I thought it would be interesting to dig out my scheme of work for Information Technology – as it was then then – from 1997. It was based on the Informatics scheme of work published by the now defunct organisation Acitt. Acitt was a subject association for ICT Co-ordinators. I helped to shape the Acitt scheme of work, but the one I used myself was a variation, adjusted to meet the circumstances pertaining to my school. I’ve reproduced it below.
It’s difficult to tell what skills each unit addressed, because they were centred on problem-solving and were organised as projects. We adopted a model based on Bruner’s Spiral Curriculum, by which concepts are introduced at increasing levels of complexity throughout the course.
By the time we get to Year 8 (13 years old), projects take almost a whole term (10-12 weeks) instead of only half a term apart from a revision period for the first few weeks. By Year 10 (15 years old), they each take a whole term, reflecting the greater depth and breadth we expected from students by that age.
One project – Traffic lights and Pelican crossings –fairly obviously involved programming, data-logging and control. But less obviously, a number of other projects also involved those elements – or could do if the student decided it was appropriate. For example, Parties and Presents involved “What if” scenarios that could be tackled via spreadsheet functions or Visual Basic for Applications, while the Library project invited students to cogitate and speculate on how a library of the future might look. Interestingly, many of the students’ predictions, such as automated notifications and delivery to your home computer, have since become commonplace.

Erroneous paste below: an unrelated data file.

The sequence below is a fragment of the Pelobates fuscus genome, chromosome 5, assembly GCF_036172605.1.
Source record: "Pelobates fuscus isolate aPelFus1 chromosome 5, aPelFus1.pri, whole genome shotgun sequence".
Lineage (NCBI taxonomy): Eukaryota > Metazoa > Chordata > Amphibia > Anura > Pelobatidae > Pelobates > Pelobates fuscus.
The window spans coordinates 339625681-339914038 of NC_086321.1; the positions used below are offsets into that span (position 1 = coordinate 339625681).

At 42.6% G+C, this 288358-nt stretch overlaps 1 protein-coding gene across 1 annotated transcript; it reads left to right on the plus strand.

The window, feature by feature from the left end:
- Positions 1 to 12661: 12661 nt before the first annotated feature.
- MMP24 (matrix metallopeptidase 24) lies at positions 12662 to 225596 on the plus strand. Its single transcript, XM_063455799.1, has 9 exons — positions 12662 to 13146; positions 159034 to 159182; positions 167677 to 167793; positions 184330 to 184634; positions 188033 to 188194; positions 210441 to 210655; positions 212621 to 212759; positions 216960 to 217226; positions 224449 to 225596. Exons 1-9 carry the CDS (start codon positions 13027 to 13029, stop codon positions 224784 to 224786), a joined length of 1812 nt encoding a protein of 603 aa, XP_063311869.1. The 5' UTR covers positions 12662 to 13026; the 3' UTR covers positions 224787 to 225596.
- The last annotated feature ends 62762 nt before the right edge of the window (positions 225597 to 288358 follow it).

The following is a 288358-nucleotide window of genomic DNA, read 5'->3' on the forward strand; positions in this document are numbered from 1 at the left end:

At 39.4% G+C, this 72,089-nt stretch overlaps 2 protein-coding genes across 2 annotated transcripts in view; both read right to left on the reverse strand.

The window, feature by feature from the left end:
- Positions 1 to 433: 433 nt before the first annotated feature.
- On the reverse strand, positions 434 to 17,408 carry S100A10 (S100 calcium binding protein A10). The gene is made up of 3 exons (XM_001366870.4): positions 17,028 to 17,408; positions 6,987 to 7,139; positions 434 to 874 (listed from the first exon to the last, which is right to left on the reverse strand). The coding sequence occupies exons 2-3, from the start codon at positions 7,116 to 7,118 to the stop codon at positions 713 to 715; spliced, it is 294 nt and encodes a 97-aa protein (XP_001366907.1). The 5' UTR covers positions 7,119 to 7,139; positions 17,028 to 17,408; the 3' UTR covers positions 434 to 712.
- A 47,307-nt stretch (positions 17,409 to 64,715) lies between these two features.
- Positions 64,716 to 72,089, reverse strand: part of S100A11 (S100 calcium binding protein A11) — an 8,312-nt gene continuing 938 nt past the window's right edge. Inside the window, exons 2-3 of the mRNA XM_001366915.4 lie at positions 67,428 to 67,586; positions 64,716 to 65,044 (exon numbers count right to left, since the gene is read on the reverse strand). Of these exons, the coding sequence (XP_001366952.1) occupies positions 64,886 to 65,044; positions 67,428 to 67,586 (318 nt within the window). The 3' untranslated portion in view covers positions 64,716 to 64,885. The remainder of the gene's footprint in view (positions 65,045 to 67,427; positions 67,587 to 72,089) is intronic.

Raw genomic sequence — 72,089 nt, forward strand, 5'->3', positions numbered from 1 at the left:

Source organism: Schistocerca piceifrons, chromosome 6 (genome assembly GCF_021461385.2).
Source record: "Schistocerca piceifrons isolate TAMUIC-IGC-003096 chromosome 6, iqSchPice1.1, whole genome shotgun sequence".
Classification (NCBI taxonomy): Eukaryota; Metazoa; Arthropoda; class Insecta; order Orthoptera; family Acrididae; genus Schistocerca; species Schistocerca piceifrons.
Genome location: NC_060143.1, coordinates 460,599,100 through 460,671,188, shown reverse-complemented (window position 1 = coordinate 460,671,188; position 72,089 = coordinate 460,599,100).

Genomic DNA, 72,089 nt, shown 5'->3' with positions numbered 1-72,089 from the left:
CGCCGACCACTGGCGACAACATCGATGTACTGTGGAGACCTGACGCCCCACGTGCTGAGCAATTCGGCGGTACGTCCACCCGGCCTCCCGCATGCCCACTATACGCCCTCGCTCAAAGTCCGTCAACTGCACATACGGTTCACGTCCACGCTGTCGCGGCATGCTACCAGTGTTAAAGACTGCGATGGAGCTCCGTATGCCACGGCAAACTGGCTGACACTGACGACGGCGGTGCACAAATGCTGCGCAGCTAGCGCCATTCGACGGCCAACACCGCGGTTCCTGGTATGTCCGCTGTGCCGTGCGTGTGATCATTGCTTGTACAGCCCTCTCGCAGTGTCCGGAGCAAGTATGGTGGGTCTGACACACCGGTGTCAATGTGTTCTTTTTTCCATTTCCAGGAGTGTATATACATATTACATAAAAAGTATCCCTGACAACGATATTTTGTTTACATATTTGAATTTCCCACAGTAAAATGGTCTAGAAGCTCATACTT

You will notice that most of the topics are covered by each year group. That is because we introduced the new scheme of work to every year group at once. Once the scheme had been running for a year, students who had already covered a particular topic were either given a new one, or expected to revisit the topic in greater depth. The reasons for introducing the scheme to everyone at the same time were partly to reduce teacher workload – it’s hard to juggle two or more different schemes of work simultaneously – and partly – mostly, in fact – because the existing schemes of work being taught were not very good in my opinion. They were unchallenging, and therefore boring. Students can’t be hoodwinked: one of them described one such course as “Mickey Mouse”, and I agreed.
I’m not sure I would change an awful lot were I to introduce a scheme like this today. I would certainly give it a facelift, by changing the Record Shop to Music Streaming or something like that, but as the scheme was problem-based and involved project-based learning, I’d be more than happy to dust it off and put it back into active service.
Here's the scheme. You will need to look at the original I think unless you have phenomenal eyesight:
One final thing. You will notice that all it contains is a list of Project titles. So where did the detail come from? I’ll explore that question next time.
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